Smoke Detectors Save Lives
There are some things that happen in life that I wish I can make up… but I can’t even if I try. One of those things happens to be our family history with smoke detectors. Smoke detectors are one of those things that can easily be taken advantage of and ignored until it is too late.
Where It Began…
When my oldest was 3 years old, she had a traumatic experience with a smoke detector. While she was using the potty in her preschool, a plumber working in the building accidentally set off the building smoke alarm. Fortunately, there was no real fire… but imagine being in the bathroom and literally getting caught with your pants down while the smoke alarm is going off. I know that as an adult it would scare the living daylights out of me… imagine being only 3 years old! As you would expect, she started crying hysterically. The teacher ran in, grabbed her and ran outside. My daughter had to finish using the bathroom outside by a tree as the teachers needed to wait for the all clear to go back into the building.
From That Point On…
From that point on, my daughter was beyond terrified of smoke detectors. I believe she actually developed some PTSD from this experience. It was to the point where she would see smoke detectors (not even hear them) and cry. If it chirped (like when it needed a battery), it was as if the end of the world was here.
I had to constantly console her and remind her that smoke detectors were our friends and there to keep us safe. To make it easier for a 3 year old to understand, I told her that the beeping sound a smoke detector made was its way of talking. One beep every now and then was it telling us we needed to check its battery. Constant beeping meant there was danger and we needed to get to a safe space. I also frequently tested the alarm so that she can hear the alarm and feel more comfortable when hearing it. But, it would be about 3 years before she was able to hear a smoke detector without a full physical reaction to it.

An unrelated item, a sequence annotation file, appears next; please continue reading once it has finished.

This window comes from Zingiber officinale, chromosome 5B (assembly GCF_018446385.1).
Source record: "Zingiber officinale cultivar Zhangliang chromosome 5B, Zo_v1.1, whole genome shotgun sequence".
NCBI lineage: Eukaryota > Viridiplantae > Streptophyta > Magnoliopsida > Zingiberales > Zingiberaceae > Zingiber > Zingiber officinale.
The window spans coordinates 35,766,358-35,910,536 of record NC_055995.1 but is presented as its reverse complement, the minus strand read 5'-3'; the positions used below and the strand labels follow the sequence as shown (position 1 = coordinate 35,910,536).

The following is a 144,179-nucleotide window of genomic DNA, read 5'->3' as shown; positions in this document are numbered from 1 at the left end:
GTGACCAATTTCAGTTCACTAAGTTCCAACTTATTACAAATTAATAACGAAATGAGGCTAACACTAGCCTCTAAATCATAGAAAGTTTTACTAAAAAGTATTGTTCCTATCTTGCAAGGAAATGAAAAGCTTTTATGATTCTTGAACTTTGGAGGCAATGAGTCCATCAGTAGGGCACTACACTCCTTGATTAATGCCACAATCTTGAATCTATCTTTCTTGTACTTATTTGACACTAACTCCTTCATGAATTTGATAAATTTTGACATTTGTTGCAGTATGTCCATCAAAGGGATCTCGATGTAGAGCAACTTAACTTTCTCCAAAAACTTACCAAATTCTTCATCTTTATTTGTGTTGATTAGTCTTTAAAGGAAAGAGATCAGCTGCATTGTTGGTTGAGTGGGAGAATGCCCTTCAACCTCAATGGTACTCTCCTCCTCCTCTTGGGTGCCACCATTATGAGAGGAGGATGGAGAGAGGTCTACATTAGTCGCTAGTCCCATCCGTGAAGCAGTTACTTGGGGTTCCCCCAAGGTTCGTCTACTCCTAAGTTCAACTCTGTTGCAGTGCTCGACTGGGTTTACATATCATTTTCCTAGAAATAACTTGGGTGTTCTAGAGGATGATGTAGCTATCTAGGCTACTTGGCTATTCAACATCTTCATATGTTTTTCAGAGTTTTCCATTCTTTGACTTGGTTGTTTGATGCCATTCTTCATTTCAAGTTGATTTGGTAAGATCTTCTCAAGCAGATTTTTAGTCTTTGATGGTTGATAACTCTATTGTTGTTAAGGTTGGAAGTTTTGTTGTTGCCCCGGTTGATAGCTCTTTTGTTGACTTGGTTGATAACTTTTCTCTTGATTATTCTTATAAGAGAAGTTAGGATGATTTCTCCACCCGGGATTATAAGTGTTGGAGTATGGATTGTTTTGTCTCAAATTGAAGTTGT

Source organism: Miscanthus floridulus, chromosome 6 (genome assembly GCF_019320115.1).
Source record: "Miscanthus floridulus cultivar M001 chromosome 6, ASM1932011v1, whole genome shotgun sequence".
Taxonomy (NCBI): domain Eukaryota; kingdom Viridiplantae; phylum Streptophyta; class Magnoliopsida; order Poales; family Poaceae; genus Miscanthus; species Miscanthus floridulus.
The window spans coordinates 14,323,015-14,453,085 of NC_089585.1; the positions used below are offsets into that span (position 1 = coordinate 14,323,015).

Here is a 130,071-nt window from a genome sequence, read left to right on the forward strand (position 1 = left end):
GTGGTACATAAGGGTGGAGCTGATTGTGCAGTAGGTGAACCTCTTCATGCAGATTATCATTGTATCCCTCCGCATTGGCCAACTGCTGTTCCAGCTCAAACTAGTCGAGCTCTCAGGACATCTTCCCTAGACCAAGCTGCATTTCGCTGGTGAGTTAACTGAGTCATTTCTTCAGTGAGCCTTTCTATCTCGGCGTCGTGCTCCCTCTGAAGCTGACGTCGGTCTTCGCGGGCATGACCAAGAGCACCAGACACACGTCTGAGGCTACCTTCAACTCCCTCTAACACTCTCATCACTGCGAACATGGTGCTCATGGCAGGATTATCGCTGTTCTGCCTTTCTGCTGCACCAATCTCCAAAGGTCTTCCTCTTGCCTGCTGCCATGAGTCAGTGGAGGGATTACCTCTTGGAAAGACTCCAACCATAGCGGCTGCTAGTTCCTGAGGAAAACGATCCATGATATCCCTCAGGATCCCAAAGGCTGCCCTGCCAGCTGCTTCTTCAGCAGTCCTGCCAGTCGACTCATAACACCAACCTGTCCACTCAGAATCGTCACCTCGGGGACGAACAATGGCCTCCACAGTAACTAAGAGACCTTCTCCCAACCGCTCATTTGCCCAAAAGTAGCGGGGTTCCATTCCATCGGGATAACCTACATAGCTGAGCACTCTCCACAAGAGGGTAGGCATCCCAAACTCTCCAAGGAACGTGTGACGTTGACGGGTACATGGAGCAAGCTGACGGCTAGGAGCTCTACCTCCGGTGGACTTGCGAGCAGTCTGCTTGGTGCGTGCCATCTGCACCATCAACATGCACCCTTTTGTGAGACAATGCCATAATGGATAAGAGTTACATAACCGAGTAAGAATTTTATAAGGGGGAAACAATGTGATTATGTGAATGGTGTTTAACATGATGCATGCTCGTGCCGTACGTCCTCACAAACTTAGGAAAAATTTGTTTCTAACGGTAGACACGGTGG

Fast Forward to September 2019…
One day, my oldest woke up with an ugly sounding cold so I decided to keep her home from school. Of course, after we dropped her sister off at school and came back home she was miraculously better. Wanting to get my daily walk in and get some fresh air to keep germs out of my house, we decided to go for a walk around our neighborhood.
While on our walk, we walked past a house and heard the smoke detector going off. I could see the smallest physical reaction from my daughter as she began to ask repeatedly… “What is that?” We stopped and I listened, I told her it was the smoke detector going off in somebody’s house. Her immediate response was the right response… call 911. Not seeing or smelling any smoke or flames and not knowing if anyone was home or not, I said let’s walk to the end of the street and back. If it is still going off, we will call the fire department.
Upon our return to the front of the house, the alarm was still going off and it was obvious that no one was home. Still not seeing or smelling smoke or fire, I called the non-emergency fire department number to report the alarm. They took all of the info and said they were on their way. My daughter was very interested in seeing what happened next so we walked up and down the street until the firefighters came (and fortunately we did because they stopped at the wrong house).